My grandfather worked for an undertaker in the old country as a grave digger. He immigrated to the United States aboard the, "SS Konigin Luise" at he age of 32, on December 6, 1912. He stayed with his half brother, Julius in Ford City, Pennsylvania.
In 1913 he sent for my grandmother and their four children. Katherine, age 8, Charles, age 7, Emil, age 6, and Josephine, age 2.
My grandmother Julianna sailed for the United States on the "Prinz Friedrich Wilhelm" at the age of 30 and landed at "Ellis Island" on May 5, 1913, pregnant with four children in tow. They traveled in
the lowest deck on the ship. Because she was seasick the whole voyage, Katherine had to look after the baby. The two boys had the run of the deck.
Before I go on with the story, I want to tell you that my cousin
Debbie, Aunt Josephine's daughter, is having our grandmother's name engraved on The Wall of Honor at Ellis Island. And I'm adding my Dad's name. As of this date Grandmother's name hasn't been placed yet. We're hoping they'll placed side by side.
Grandma and Dad's names have been inscribed on panel "674" at the Ellis Island "Wall of Honor" as of this date, June 1, 2000
Grandma and Granddad, lived in Ford City for a while with his half brother, Julius Slama. They lost their baby daughter Josephine, who died of measles two or three weeks after their arrival. Two more daughters were born while living there, Ann and Mary. ( copied almost word for word from the post.) :-)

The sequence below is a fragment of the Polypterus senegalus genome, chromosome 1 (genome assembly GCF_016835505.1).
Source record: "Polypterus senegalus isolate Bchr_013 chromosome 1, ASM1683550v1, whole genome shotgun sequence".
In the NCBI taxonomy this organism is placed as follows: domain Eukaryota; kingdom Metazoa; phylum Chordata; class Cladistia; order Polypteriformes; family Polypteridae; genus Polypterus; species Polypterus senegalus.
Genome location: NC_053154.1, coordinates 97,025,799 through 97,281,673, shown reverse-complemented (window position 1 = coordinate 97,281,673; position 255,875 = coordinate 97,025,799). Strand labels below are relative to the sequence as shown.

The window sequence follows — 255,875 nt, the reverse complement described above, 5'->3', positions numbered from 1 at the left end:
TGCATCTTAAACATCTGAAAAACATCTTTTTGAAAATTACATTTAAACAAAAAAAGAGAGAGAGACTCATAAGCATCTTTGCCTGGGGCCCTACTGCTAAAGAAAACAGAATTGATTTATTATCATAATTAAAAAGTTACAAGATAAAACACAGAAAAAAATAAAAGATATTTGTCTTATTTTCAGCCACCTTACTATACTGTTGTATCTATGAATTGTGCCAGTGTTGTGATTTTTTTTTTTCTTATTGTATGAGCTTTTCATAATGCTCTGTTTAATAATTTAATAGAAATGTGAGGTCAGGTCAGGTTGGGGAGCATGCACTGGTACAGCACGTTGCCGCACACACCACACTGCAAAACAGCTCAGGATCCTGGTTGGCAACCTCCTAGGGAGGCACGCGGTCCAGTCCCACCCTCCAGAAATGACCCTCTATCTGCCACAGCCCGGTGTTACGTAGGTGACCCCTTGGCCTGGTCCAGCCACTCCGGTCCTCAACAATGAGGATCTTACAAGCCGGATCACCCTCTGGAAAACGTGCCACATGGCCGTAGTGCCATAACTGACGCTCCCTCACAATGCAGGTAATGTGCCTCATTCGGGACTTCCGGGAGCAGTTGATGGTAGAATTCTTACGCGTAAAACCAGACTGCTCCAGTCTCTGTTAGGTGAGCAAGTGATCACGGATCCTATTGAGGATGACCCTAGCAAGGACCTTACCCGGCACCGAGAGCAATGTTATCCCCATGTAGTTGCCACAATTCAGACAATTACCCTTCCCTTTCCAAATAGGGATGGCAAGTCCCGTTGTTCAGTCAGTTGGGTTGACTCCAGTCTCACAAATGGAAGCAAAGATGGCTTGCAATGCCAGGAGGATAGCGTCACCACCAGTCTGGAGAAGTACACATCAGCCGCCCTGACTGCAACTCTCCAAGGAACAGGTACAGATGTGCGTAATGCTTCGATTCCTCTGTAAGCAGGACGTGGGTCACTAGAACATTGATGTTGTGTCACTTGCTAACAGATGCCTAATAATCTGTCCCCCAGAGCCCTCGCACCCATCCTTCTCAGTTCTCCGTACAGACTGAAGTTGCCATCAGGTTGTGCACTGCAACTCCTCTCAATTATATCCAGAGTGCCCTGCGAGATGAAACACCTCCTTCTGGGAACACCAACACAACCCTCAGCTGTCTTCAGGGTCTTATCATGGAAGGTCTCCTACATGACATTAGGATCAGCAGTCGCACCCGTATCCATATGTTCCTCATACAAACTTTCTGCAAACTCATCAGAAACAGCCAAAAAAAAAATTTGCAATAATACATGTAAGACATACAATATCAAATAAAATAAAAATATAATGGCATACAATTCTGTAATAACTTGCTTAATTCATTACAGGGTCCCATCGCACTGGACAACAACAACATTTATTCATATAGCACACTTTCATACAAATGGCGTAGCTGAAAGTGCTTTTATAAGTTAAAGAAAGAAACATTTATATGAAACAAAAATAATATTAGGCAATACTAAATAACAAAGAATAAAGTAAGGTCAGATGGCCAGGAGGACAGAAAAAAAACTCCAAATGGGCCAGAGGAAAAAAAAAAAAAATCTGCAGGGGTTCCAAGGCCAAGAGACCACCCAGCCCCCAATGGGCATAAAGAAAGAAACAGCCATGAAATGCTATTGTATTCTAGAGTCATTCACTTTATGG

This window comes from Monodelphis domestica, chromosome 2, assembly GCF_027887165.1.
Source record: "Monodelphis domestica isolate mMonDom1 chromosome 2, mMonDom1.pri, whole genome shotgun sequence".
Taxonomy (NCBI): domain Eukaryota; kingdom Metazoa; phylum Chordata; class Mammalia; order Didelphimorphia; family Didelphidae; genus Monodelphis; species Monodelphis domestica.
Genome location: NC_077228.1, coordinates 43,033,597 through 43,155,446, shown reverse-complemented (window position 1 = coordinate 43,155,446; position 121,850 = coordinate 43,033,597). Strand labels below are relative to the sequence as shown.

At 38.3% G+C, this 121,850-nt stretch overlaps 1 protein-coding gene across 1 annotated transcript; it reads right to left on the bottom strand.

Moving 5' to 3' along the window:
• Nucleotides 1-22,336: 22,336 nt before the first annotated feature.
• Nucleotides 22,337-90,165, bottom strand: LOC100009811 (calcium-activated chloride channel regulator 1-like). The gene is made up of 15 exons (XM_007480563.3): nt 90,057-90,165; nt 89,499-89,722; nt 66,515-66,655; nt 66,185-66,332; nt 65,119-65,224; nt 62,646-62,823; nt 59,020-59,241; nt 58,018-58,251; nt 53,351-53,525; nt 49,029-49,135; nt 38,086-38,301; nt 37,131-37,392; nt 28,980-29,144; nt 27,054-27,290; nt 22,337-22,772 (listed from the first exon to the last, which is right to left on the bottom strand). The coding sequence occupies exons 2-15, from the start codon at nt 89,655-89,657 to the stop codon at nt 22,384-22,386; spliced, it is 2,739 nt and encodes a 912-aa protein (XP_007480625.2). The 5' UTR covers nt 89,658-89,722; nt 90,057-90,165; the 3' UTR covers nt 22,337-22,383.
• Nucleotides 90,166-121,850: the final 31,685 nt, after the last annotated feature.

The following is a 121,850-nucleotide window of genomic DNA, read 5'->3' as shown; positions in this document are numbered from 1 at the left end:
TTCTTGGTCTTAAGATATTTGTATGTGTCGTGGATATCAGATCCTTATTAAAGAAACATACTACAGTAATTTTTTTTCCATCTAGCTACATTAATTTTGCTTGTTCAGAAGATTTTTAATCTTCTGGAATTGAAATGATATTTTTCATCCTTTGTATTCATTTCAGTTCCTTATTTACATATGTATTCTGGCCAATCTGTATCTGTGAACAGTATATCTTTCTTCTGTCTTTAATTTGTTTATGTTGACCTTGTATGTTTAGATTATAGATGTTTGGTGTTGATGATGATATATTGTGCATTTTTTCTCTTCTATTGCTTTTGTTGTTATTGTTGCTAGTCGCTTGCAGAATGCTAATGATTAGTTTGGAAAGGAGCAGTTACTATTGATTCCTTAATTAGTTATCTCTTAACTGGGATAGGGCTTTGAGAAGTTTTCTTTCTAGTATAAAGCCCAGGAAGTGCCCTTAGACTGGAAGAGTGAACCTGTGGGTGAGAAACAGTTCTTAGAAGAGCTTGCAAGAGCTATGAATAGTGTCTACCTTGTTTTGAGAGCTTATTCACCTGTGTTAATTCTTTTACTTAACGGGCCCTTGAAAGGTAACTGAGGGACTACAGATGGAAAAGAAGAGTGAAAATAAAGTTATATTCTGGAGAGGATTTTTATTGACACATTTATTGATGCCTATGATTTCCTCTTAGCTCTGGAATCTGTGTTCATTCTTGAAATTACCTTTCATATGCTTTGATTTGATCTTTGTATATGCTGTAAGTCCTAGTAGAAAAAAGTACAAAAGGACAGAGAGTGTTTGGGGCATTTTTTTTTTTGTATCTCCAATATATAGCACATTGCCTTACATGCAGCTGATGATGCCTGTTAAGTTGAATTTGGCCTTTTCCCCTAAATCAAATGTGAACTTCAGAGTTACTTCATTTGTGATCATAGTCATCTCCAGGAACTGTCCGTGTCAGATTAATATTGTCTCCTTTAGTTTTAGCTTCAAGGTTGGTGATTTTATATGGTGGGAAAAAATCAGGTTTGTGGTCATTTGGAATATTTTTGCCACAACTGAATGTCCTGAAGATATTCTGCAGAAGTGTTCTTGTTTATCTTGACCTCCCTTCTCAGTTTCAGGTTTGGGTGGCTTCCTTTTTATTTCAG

The family left Pennsylvania and moved to Akron, Ohio. They moved again to Red Brush Rd, in Ravenna, Ohio and had two more children, Joseph, and Josephine, the baby of the family. They moved again to Mantua St, in Kent, Ohio.
Granddad was a carpenter by trade, a mechanic, and a good farmer. Any job he tackled he did to perfection.
Grandma spoke four languages, Low German, Hungarian, Croatian and very broken English. She was a housewife and mother plus being a very good cook. Aunt Ann told me that Grandma said, "anyone can be a good cook if they have the ingredients but, a great cook can put a meal on the table with virtually nothing in the cupboard." One meal she prepared was a sort of soup. She would take bacon grease, add water and toasted bread croutons. I wonder how many people could survive today under such hard times as